Home Brew Forums > Home Brewing Beer > Beginners Beer Brewing Forum > I added waaaay too much sugar, right?
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Old 01-31-2012, 02:40 AM   #1
BookofNick
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Default I added waaaay too much sugar, right?

Hi all, first post here. While waiting for my first ever batch (a kit) to bottle condition, I began my second batch. I didn't really realize how much sugar I was supposed to add. I think I added too much - I guess the task of upping the alcohol content was clouding my brain.

Could someone take a look at my recipe below and perhaps provide some comment or clue as to this batch's future? It's been fermenting furiously for two days now. 5 gal. THANKS!

3.3 lbs dark UME
2.4 lbs (2 cans Mr. Beer) Sticky Wicket UME
9-10 g dry ale yeast - Safale s-04
1 lb dry *lactose sugar
1 qt (32oz) grade A maple syrup
1 c molasses*
2 c dark corn syrup
5 c brown sugar
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Old 01-31-2012, 02:42 AM   #2
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That does look like a ton of simple sugars, but it is tough to really know using volume (cups) instead of weight. Any idea how much each sugar addition weighs?
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Old 01-31-2012, 02:47 AM   #3
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Wow, a cup of molasses is what sticks out to me. I mean the sugar is one thing, but with that much molasses that is basically all you are going to taste.

I am not sure what UME is...I assume it's liquid? Does the "U" mean "unhopped"?

If that is the case then you made this and didn't add any hops whatsoever?
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Old 01-31-2012, 03:00 AM   #4
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Quote:
Originally Posted by weirdboy View Post
Wow, a cup of molasses is what sticks out to me. I mean the sugar is one thing, but with that much molasses that is basically all you are going to taste.

I am not sure what UME is...I assume it's liquid? Does the "U" mean "unhopped"?

If that is the case then you made this and didn't add any hops whatsoever?
If that's the case this is going to be the booziest sugar water the world has ever seen.
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Old 01-31-2012, 03:02 AM   #5
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Quote:
Originally Posted by keesh View Post
If that's the case this is going to be the booziest sugar water the world has ever seen.
I seriously LoL'd at this. Almost made my beer come out my nose!
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Old 01-31-2012, 03:02 AM   #6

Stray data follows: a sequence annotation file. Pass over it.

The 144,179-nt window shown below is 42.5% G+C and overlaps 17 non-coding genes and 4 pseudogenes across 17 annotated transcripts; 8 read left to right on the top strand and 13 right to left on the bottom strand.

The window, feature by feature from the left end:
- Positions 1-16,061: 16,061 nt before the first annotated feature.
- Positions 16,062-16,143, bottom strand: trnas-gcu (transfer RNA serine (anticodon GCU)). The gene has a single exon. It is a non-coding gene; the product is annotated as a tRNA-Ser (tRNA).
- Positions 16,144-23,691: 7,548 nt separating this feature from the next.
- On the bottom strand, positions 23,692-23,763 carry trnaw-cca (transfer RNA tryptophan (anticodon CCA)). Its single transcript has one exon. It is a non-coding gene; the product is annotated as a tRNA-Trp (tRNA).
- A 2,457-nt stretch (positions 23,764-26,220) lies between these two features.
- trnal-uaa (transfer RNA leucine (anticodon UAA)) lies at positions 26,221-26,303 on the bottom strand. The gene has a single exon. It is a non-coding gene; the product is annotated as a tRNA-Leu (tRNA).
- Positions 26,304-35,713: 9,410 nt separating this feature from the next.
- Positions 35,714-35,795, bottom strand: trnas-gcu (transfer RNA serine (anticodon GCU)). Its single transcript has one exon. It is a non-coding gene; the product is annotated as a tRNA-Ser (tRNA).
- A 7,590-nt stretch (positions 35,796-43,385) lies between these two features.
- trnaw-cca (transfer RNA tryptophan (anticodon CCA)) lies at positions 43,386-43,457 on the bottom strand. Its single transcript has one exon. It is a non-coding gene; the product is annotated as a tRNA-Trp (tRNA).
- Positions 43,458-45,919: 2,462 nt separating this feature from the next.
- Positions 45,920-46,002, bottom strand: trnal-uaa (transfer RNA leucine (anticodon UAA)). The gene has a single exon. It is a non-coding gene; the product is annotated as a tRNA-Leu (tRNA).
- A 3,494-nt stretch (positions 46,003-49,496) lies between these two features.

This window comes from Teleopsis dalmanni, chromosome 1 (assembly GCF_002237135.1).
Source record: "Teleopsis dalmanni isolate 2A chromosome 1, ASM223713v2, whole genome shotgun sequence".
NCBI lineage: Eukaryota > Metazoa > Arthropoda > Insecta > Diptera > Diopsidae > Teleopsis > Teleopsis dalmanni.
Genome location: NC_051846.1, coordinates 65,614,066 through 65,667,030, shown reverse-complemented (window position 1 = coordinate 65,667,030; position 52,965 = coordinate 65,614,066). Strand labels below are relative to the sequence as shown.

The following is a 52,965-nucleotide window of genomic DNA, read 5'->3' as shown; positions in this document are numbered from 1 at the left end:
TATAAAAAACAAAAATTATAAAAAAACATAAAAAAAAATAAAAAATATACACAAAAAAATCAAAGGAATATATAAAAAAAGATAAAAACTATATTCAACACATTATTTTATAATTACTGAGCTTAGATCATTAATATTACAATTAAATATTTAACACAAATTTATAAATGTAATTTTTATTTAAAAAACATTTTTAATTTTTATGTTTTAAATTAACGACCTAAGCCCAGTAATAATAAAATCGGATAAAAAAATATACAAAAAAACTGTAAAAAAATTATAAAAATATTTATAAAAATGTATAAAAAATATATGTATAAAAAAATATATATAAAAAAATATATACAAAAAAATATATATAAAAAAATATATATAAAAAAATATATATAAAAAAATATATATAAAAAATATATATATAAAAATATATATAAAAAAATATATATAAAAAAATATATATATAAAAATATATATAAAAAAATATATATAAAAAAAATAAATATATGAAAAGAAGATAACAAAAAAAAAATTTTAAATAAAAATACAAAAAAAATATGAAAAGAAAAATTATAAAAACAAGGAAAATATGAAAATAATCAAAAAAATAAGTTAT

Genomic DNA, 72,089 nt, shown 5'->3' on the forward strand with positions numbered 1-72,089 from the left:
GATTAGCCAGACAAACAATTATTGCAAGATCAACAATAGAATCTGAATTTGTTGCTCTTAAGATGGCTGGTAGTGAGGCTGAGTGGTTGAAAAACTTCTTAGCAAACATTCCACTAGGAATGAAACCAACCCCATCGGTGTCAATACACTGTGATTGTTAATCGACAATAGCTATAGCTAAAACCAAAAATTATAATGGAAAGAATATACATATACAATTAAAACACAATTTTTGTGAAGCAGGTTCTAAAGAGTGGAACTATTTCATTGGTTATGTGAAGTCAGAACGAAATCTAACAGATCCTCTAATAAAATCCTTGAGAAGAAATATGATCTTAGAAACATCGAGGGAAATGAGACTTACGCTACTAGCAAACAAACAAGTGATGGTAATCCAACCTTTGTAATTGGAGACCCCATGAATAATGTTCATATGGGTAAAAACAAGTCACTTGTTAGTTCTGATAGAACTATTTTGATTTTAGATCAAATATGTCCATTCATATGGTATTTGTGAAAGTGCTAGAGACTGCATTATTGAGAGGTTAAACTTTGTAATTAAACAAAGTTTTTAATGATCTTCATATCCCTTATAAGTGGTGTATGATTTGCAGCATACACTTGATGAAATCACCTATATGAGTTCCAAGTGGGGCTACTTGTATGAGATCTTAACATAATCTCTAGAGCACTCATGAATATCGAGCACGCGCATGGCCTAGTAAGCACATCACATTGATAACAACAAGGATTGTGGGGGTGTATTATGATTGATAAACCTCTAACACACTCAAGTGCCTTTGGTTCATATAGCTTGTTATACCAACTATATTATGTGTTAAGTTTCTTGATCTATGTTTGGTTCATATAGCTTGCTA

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Well, 5 cups brown sugar is 1 1/4 lbs. 2 pounds maple syrup. About 1/2 pound corn syrup and a 1/2 pound molasses.

Also, UME means unhopped malt extract...no hops at all. I wanted a dark stout...didn't think there was hops in a stout.
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Old 01-31-2012, 03:12 AM   #7
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I count like 11 pounds sugars. Should have saved the good yeast and pitched the ones that came in the kit. Can't wait till you post again after trying it.
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Old 01-31-2012, 03:12 AM   #8
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Keep an eye on your gravity during fermentation. By the looks of it, your fermentation will likely stall due to the high alcohol content produced from all those simple sugars. You might want to think about re-pitching. It would have been nice if you pitched onto a fresh yeast cake and added more yeast once it began to stall. Oh well, that's how we all learn! Worst case, the beer will taste more like cider than beer. It will likely still be drinkable, but probably will be sweet and boozy tasting at first. Age it for a year and then taste it. Don't stress out too much, I'm sure it will be fine. Good luck and cheers!!
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Old 01-31-2012, 03:12 AM   #9
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i don't know what you made, but it ain't beer...
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Old 01-31-2012, 03:15 AM   #10
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Quote:
Originally Posted by BookofNick View Post
Well, 5 cups brown sugar is 1 1/4 lbs. 2 pounds maple syrup. About 1/2 pound corn syrup and a 1/2 pound molasses.

Also, UME means unhopped malt extract...no hops at all. I wanted a dark stout...didn't think there was hops in a stout.
Typically, malt extract is referred to as dry or liquid, and by color - it's assumed to be unhopped. Also, stouts absolutely use hops.

Hops serve three purposes, two of which are considered to be optional.

#1 (required): hops added early in the boil give you bittering to balance out the sweetness from your sugars.

#2: hops added later in the boil add flavors... be these citrusy, earthy, whatever.

#3: hops added at the end of the boil add aromas to the beer.


If you don't have #1 (and you don't use some ancient traditional alternative like berries or whatever), you essentially end up with dark boozy sugar water, not beer.

Not trying to insult, only help you understand what hops are for. For your next try, you might want to check out recipes online for stouts.
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